Thursday, November 29, 2007

Ogden Election Brouhaha

[Elections] Ogden's election brouhaha has caught the attention of a national voting rights researcher.

In his
blog, Scott Novakowski, a researcher for the democracy promoting organization Demos, points to Ogden's confusing November mayor election as further evidence that the country’s voting system remains broken, particularly when it comes to use of provisional ballots.

The Ogden mayor’s race was thrown into confusion when supporters of Mayor Matthew Godfrey submitted long lists of names to Weber County election officials challenging the right of hundreds of would-be voters to vote. The ACLU of Utah is currently investigating complaints that Ogden voters may have been turned away from the polls without the opportunity to cast a ballot.

As Novakowski points out in his blog, under 2002’s Help America Vote Act, everyone whose right to vote is challenged at the polls is supposed to be offered a “provisional” ballot.

“Under the Help America Vote Act of 2002 (HAVA) states must offer "fail-safe" provisional ballots to all individuals who believe they are registered to vote but whose names do not appear on the rolls, who do not meet identification requirements, or whose eligibility is challenged at the polls. Such ballots are counted if election officials subsequently determine that the individual was a legitimate voter under state law.”

But, writes Novakowski, it isn’t unusual for election officials and poll workers to refuse provisional ballots--in large part because those running elections don't understand how the system is supposed to work.

In a report he completed this month for Demos, A Fallible 'Fail-Safe': An Analysis of Provisional Balloting Problems in the 2006 Election, Novakowski found problems with provisional ballots used nationwide during the 2006 election. Voter registration lists continued to be inaccurate during that election, meaning people that should have been on voter lists weren't. And a large percentage of complaints coming from that election were from voters denied a provisional ballot.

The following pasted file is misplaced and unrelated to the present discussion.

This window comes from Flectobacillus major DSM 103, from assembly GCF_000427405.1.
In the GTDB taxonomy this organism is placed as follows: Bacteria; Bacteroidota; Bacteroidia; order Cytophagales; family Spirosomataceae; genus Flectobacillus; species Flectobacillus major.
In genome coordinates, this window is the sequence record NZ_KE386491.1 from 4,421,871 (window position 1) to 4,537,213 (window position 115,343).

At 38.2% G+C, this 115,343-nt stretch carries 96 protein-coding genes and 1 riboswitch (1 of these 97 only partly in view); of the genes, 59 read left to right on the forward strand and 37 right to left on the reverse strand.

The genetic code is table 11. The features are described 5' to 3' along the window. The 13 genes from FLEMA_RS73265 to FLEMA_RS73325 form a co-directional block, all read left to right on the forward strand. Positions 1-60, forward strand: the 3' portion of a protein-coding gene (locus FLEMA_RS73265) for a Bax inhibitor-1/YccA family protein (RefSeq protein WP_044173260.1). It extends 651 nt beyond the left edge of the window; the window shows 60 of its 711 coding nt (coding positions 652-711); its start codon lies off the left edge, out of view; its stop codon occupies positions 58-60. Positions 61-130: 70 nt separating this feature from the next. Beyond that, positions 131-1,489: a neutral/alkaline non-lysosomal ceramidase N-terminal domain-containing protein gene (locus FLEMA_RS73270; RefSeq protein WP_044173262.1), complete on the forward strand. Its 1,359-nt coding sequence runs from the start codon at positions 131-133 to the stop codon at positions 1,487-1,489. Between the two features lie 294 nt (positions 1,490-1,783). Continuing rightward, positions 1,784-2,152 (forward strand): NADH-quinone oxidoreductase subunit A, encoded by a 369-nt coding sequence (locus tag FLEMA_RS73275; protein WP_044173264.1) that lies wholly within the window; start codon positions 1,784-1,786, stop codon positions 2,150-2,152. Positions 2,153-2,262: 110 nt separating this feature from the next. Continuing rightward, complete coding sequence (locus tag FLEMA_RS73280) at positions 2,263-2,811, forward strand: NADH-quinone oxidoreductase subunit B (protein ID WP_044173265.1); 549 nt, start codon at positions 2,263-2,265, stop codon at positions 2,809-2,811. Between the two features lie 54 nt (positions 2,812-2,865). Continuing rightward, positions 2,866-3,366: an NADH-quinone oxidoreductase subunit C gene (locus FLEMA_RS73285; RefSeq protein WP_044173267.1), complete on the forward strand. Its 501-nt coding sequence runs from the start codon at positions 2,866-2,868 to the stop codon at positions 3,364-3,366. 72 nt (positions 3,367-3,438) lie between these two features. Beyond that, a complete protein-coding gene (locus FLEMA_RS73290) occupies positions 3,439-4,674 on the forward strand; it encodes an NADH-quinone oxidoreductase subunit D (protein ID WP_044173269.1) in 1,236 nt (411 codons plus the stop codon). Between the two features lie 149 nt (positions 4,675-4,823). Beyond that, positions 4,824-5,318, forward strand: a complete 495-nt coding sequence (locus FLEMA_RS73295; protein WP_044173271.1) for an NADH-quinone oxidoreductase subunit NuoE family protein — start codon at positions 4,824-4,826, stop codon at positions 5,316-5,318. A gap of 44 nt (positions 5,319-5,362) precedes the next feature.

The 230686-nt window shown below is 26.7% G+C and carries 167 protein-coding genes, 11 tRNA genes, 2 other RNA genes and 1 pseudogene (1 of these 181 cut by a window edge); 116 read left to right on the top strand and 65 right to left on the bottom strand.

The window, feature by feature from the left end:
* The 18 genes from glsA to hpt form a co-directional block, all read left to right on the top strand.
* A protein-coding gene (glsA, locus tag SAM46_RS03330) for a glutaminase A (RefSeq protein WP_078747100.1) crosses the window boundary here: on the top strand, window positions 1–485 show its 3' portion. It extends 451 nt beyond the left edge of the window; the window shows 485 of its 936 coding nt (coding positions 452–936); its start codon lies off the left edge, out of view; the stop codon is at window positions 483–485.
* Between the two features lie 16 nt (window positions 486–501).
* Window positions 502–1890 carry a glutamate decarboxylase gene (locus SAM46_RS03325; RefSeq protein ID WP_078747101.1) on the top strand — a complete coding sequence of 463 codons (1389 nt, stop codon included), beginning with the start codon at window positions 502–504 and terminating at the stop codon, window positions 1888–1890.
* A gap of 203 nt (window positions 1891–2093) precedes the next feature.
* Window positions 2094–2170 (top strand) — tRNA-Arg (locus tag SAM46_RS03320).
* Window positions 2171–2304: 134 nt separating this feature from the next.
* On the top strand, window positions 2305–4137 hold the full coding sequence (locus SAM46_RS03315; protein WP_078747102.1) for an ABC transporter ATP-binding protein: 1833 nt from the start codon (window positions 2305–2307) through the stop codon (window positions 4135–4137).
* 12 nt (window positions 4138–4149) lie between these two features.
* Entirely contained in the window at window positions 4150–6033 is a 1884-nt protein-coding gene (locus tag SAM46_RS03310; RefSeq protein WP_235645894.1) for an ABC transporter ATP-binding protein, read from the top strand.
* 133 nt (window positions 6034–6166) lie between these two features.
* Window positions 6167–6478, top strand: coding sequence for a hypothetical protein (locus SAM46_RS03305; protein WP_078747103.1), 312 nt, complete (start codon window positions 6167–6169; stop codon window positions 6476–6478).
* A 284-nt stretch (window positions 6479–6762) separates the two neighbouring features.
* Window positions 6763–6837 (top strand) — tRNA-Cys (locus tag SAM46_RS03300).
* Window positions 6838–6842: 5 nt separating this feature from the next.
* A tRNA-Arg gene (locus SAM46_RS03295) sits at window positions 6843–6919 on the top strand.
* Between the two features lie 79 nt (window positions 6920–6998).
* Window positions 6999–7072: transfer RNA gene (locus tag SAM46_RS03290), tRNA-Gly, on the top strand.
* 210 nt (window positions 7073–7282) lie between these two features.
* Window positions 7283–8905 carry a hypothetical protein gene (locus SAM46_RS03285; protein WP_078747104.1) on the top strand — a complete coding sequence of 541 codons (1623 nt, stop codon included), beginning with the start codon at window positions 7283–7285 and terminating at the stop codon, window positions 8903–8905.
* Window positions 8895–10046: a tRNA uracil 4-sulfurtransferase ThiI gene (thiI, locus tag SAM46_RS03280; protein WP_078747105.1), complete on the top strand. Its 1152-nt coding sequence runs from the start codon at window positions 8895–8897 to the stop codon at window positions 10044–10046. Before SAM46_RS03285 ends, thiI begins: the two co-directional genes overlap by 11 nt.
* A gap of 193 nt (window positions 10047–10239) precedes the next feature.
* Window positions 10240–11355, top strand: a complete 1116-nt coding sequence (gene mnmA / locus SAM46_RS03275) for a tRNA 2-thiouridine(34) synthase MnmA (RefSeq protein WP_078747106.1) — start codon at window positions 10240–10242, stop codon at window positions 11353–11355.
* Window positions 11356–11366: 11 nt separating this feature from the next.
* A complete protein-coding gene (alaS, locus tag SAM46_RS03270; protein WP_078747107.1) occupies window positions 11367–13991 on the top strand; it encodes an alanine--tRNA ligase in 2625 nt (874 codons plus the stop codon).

A bigger a problem may be “vague and inconsistent” standards adopted by states for when provisional ballots are counted, the Demos report says. While federal law sets a minimum standard for counting provisional ballots, many states established stricter rules that mean many provisional votes get tossed even after election officials determine the person casting the provisional vote should have been allowed to vote a regular ballot in the first place. Utah is listed among 13 states with rules, “that can create a significant, high, or very high risk of voting list error.”

Among Demos’ recommendations to fix the provisional ballot problem is for states to get rid of provisional ballots altogether—by passing election day registration laws. One such law will be proposed in January during the next session of the Utah Legislature. The sponsor is Democratic Rep. Neil Hansen, who—perhaps not coincidentally—represents Ogden. (Ted McDonough)

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